Belfast Telegraph

Friday 26 December 2014

Women 'multitask better than men'

A study tested men and women on how well they were able to switch rapidly between two simple computer tasks
A study tested men and women on how well they were able to switch rapidly between two simple computer tasks

It's official - scientists have shown that women are better at multitasking than men.

The popular belief was tested by researchers who measured the ability of men and women to carry out multiple tasks. Both in the laboratory and more real world situations, women came out top.

Although many people are convinced women are better than men at focusing on different jobs at once, very little research has been conducted to test this hypothesis.

In the first part of the study, 120 men and 120 women were tested on how well they can switch rapidly between two simple computer tasks.

Participants had to respond to geometrical objects shown on a screen by pressing a button on their right or left side. Response times were measured when they did just one task at a time, or quickly switched between two tasks.

Both men and women slowed down when alternating between two tasks, but men became more sluggish. Their performance speed slowed by 77% compared with 69% for women.

In the "real world" multitasking test, a different group of 47 men and the same number of women faced three everyday challenges.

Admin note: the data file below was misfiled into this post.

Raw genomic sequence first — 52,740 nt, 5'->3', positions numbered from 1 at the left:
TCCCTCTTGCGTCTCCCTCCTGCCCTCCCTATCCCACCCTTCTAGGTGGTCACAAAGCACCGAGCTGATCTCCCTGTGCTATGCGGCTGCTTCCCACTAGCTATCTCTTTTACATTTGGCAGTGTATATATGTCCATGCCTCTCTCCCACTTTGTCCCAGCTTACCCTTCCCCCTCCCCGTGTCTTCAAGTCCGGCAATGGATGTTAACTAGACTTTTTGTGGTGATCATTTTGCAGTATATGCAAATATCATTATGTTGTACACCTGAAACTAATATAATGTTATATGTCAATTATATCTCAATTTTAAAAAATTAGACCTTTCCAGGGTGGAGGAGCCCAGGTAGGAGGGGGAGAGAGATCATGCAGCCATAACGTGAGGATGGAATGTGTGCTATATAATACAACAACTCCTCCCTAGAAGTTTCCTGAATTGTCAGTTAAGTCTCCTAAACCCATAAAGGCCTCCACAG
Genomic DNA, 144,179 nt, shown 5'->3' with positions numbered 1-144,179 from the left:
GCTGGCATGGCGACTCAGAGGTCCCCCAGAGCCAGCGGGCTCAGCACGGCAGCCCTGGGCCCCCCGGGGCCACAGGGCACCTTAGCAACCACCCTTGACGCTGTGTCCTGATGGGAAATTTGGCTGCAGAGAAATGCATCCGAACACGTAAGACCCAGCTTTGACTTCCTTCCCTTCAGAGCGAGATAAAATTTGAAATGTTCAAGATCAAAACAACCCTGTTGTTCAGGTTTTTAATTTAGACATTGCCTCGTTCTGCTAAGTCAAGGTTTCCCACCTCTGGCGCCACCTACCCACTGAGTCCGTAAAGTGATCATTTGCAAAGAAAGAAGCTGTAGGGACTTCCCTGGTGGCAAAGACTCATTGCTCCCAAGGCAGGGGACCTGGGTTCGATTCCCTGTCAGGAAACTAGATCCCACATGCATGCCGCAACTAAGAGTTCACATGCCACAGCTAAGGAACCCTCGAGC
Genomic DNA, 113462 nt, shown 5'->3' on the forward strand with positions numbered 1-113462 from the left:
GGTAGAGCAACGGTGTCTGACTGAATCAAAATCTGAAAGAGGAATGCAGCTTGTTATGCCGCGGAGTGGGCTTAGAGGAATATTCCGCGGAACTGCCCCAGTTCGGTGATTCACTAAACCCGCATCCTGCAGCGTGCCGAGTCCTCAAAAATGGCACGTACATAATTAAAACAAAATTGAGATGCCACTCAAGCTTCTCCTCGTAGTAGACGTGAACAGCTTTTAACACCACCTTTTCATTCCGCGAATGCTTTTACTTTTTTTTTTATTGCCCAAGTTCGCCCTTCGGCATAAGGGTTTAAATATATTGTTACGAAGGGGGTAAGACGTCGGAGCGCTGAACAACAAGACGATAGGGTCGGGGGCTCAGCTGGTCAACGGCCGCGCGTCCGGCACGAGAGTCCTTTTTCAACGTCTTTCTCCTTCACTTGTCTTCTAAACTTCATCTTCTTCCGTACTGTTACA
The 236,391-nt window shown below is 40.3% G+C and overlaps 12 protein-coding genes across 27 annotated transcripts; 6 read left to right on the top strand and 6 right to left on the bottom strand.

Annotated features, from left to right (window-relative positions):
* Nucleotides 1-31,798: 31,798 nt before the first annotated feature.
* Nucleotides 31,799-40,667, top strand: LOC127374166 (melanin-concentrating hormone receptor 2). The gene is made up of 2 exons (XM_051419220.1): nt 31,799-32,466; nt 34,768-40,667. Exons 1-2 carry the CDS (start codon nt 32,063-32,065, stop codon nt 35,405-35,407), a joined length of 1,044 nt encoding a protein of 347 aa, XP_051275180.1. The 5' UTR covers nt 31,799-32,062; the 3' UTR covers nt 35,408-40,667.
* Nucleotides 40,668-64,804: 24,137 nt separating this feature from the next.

They were asked to sketch out how they would attempt a search for a set of lost keys in a field, to locate restaurants on a map, and to solve simple maths questions.

Volunteers were also told to expect a phone call during the test. If they chose to answer the phone, they had to answer general knowledge questions such as naming the capital of France. They had eight minutes to complete as much of each task as possible.

Women taking part in the test developed far better strategies for finding the lost keys, said Professor Keith Laws, from the University of Hertfordshire.

"This one significant advantage for women on the key search task suggests that they may be superior at tasks requiring high-level cognitive control, particularly planning, monitoring and inhibition," he said.

Lead researcher Dr Gijsbert Stoet, from the University of Glasgow's School of Psychology, said: "The study of sex differences in basic tests of mental functioning are incredibly important. It not just helps us to better understand about how gender differences might have emerged throughout our evolutionary past, but also to link this to the question of why boys and men suffer more from attentional disorders than women.

"While our results are interesting, they still represent only a very specific set of multi-tasking tasks which tested a limited area of cognitive ability. More research is required before we can draw any definite conclusions and provide explanations as to precisely why women appear from our evidence to be better multi-taskers."

The study is published in the online journal BMC Psychology.

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